Zayd & Musa in The Trouble with School (The Story of Halal Money) by Hafsa Ahsan illustrated by Yusra bint Absar Kazmi and Urooj Khan

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Zayd & Musa in The Trouble with School (The Story of Halal Money) by Hafsa Ahsan illustrated by Yusra bint Absar Kazmi and Urooj Khan

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This delightful 70 page early chapter book is filled with humor, Islam, and a sweet story that ties it all together.  The book definitely has a teaching agenda, but it carries it with hilarious banter and relatable examples, all while covering a topic not often discussed in children’s books: money.  The book has a few grammar, vocabulary, and consistency concerns, but they are easy to overlook for readers 2nd grade and up.

SYNOPSIS:

Twins Zayd and Musa are very, very different.  Both boys enjoy cricket, but Zayd is more focused and enjoys homework, whereas Musa tends to daydream and often says something funny, but unintentionally.  When Musa makes the case in Science class that food, water, shelter, and money are all needed to survive, the class finds him hysterical.

Musa knows not to argue, his teacher is his elder and he knows he should have taqwa and be respectful, but he doesn’t give up on his idea either.  When the boys’ mom talks about halal money and gives them Islamic references for how money should be handled, Musa has a great idea: kids should be paid to go to school.

Once again, the whole school finds him funny, but Saeed Uncle, a neighbor who helps feed the poor at a roadside stand, doesn’t dismiss Musa’s idea and tells him, in some places kids are paid. And offers to take him and show him.

With references to sahabas who had great wealth and examples of how wealth can be used for good, Musa and Zayd learn numerous lessons, and share them with those around them, in a fun, engaging manner.

WHY I LIKE IT:

I get that the book is preachy, but in my mind, it is a story built around a teaching concept, so it doesn’t bother me.  I love the jokes and the tone.  At times the book is written quite formally, but being the author lives in Karachi, Pakistan, I assume that part of it, is just different standards.  I appreciate the Quran Circle table that lists where the Quran mentions wealth and the glossary.  I didn’t quite get all of the random facts included throughout, as some were about money, others about school, but I think kids will enjoy them none-the-less.  The illustrations are enjoyable, the text bubbles often hilarious (once again, a few I didn’t get).

I liked that it mentioned not drawing faces, and not going somewhere alone with someone you aren’t close with.  It is said in passing, but I love that those little nuggets exist in a book that is about something more, but normalizes and takes advantage of the opportunity to remind children of basic safety and Islamic concepts.

There are some awkward tense changes, and a few gaps in the story, but overall, I really enjoyed it and need to find the first one in the series.

FLAGS:

None

TOOLS TO LEAD THE DISCUSSION:
This would be a great book to use in a middle grades Islam class as a starting point to having students research the Quran and Sunnah to find information on a topic.  The humor will keep kids engaged, and the concept is an important one.  I plan to make all my kids read it, so that we can discuss as a family, and benefit from the lessons presented.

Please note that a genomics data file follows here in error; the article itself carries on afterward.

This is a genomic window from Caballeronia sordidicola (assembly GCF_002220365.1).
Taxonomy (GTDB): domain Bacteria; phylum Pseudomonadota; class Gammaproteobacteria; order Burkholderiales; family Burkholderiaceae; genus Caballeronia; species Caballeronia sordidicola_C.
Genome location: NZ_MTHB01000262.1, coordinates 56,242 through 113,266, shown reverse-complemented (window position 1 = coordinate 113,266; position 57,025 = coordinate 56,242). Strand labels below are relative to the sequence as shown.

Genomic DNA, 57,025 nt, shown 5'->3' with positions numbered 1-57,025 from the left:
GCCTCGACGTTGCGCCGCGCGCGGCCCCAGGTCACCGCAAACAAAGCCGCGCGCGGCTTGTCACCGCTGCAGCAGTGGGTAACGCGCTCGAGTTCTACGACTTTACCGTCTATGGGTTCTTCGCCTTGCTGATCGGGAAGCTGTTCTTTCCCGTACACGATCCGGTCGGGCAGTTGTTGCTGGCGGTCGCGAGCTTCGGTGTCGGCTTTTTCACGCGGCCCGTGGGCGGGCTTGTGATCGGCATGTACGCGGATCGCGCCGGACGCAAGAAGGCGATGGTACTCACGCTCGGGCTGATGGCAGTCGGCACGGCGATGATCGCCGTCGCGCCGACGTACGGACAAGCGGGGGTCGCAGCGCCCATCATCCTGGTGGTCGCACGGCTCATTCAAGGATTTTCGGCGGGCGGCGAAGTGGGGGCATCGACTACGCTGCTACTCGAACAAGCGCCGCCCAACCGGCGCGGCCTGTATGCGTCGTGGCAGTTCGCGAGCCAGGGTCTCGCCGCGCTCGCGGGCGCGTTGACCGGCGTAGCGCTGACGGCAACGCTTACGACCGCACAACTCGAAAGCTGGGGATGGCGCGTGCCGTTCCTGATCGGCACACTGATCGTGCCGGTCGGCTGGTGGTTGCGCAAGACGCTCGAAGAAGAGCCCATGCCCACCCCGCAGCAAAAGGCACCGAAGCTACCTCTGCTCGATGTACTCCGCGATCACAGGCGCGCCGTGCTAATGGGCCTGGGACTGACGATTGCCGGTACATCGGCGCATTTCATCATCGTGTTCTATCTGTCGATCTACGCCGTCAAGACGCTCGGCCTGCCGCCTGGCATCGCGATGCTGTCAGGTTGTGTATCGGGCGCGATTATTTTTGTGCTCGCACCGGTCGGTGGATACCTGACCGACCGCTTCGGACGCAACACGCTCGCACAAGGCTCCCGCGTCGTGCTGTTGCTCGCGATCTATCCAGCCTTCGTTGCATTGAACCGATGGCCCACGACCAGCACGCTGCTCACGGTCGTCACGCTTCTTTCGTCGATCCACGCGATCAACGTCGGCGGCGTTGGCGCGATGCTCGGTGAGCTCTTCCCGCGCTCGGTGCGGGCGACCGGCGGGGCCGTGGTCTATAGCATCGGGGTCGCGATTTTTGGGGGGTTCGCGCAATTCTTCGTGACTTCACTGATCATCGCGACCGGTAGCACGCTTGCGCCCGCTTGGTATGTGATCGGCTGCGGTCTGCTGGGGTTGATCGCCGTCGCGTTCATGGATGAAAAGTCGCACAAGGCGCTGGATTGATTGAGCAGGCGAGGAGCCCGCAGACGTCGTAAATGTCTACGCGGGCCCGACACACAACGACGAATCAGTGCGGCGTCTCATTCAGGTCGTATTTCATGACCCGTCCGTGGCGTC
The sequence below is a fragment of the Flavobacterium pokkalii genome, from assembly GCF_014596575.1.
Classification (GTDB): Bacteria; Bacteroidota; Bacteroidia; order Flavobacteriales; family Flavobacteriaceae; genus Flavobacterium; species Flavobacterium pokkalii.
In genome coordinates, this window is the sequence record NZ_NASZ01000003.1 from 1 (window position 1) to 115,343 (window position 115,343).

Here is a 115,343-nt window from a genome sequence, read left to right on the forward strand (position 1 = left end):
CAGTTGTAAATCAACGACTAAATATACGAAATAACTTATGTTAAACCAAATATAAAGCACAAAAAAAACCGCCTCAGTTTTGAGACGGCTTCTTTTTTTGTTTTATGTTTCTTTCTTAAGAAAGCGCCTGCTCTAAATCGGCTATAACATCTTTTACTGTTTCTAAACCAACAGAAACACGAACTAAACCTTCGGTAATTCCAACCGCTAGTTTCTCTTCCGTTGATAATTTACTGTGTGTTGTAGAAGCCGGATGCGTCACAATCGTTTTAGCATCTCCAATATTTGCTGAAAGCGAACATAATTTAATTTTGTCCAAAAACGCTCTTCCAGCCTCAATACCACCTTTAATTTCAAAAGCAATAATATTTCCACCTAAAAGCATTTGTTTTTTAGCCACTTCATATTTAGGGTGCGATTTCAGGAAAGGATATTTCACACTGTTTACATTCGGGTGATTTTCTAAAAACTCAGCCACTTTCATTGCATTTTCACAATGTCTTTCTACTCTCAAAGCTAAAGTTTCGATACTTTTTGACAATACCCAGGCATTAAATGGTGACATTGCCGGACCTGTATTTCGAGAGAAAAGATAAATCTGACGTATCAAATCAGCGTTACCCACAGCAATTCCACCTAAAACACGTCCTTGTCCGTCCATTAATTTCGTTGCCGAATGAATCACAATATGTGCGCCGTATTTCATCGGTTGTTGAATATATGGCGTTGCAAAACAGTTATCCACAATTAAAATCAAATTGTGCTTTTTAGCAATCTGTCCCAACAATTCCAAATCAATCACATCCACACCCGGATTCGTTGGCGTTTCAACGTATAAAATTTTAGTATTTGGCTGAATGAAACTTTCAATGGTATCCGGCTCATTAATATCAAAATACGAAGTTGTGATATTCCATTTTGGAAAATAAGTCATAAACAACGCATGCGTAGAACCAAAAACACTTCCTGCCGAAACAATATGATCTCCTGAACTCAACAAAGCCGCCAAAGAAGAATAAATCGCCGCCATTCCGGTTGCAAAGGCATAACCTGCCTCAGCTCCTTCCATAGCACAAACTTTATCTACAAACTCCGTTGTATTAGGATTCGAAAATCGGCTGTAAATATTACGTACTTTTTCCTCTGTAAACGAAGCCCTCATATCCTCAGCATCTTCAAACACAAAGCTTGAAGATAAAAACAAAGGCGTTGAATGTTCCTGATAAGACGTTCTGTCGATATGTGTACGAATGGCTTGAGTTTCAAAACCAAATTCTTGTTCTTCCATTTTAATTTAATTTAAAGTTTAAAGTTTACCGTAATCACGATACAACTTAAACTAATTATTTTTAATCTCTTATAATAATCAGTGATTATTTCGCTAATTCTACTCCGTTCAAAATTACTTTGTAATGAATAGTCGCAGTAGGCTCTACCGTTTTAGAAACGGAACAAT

Nour’s Secret Library by Wafa’ Tarnowska illustrated by Vali Mintzi

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Nour’s Secret Library by Wafa’ Tarnowska illustrated by Vali Mintzi

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Set in Daraya, and based on a real events in Syria, as well as the author’s own life in Lebanon, this 32 page elementary and up story does an amazing job of showing relatable childhood adventures and ingenuity shining through even in the most horrific of environments.  The book is inspiring and warm, but the backdrop of war is very much present.  Some young children may be bothered by the images and text, while others will benefit from understanding the humanity that is affected by such violence.  I know the book says the pages are not final, but I wanted to put it out to help drum up interest.  I feel this story would best work in intimate settings where discussion, compassion, and gratitude can all intuitively transpire.

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Nour’s best friend is her cousin Amir, they love to read and imagine adventure and secret societies.  As their dream to create a secret club, complete with a secret password and handshake, for them and their friends starts to come to fruition, war arrives first. 

Families are forced to seek shelter away from the bullets at night in their basements, and only are allowed to venture out when absolutely necessary.  Every time Amir goes out, he collects any books he finds, and encourages his friends to do the same.  

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They begin sorting the books, and trying to decide what to do with them, when Nour has an idea to create a secret library.  Everyone pitches in when an empty, half destroyed basement is located, and the books are moved and set up on discarded planks of wood.  A boy next door is entrusted with the secret handshake and becomes the deputy librarian.

As word spreads, everyone from boys and girls to soldiers and rescuers, collect books to stock the shelves and checkout books to keep their minds busy.  The library, named Fajr, is open every day from morning to evening and closed during Jummah.  It becomes the city’s best kept secret and a source of hope for the community.

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There are references at the back that tell about the true story of the Secret Library in Syria, the author’s memories of hiding in the basement in Lebanon, a glossary of terms, information about Syria, the illustrator’s research, information about the war, and famous libraries in the Middle East.